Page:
Book review: Turning over a new leaf with Oxford Children’s Books

Turning over a new leaf with Oxford Children's Books

Turning over a new leaf with Oxford Children's Books

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A new year is here and time to enjoy a fresh and exciting range of children’s books from Oxford University Press.

A little mouse takes on a giant-sized foe, a baby elephant makes a splash at bathtime, a headstrong girl gets lost in the pages of highly original picture book and there’s a feast of evil pizza fun with two marvellously madcap youngsters with the anarchic names of Stinkbomb and Ketchup-Face.

Picture books:

Mighty Small by Timothy Knapman and Rosie Reeve

It’s mighty good being a superhero… even if you’re a mouse and you’re mighty small!

Meet Max Small, a bespectacled mouse who has set his sights on discovering his superpowers and tracking down some mighty bad baddies. Of course, the best laid schemes of mice (and men) often go astray… and that’s when the fun starts.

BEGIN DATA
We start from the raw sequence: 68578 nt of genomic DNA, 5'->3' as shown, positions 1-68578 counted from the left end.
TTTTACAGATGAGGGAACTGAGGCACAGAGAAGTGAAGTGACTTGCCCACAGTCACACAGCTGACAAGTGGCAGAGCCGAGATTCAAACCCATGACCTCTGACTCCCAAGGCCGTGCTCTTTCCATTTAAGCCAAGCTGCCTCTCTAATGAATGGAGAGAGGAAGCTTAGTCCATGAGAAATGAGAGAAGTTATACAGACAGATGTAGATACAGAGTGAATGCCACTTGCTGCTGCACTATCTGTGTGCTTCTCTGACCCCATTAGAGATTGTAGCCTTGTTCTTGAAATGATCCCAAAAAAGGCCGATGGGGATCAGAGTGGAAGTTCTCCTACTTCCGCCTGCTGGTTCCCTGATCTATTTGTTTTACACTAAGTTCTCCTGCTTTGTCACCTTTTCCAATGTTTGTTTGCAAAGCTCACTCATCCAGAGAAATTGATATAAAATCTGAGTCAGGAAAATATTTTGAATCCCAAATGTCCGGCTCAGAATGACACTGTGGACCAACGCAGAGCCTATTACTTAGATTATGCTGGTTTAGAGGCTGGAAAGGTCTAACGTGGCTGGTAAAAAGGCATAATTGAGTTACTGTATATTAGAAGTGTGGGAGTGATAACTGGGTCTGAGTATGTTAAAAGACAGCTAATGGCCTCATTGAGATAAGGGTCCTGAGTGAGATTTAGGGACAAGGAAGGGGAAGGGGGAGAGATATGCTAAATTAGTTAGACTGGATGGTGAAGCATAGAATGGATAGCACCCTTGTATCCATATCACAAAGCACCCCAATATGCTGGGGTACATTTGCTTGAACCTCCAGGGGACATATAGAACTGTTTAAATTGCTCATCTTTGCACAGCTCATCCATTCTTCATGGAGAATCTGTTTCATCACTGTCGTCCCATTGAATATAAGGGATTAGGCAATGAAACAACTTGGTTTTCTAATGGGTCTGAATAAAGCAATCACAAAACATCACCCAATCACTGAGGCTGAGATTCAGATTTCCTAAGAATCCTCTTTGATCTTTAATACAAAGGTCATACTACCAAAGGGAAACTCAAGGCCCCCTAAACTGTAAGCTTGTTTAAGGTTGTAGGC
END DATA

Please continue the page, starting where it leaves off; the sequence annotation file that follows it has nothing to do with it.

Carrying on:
Max is the star turn in a whimsical and wonderfully amusing new picture book from popular author Timothy Knapman, creator of the hugely successful Mungo books.

Children will love mad Max, the superhero who is not quite as heroic as Superman but still sports a cape and wears his underpants over his trousers. The problems is that baddies just won’t take Max seriously… until the circus comes to town and our tiny crusader spots the clowns stealing bars of gold from the bank. Max (almost) fearlessly leaps into action, crying ‘Baddie pants, beware,’ and follows the naughty clowns all the way back to their Big Top hide-out where their boss Mr Big the elephant is waiting to fill his trunk with gold. Will Max be able to overthrow scary Mr Big and finally trumpet his victory over the laughing clowns?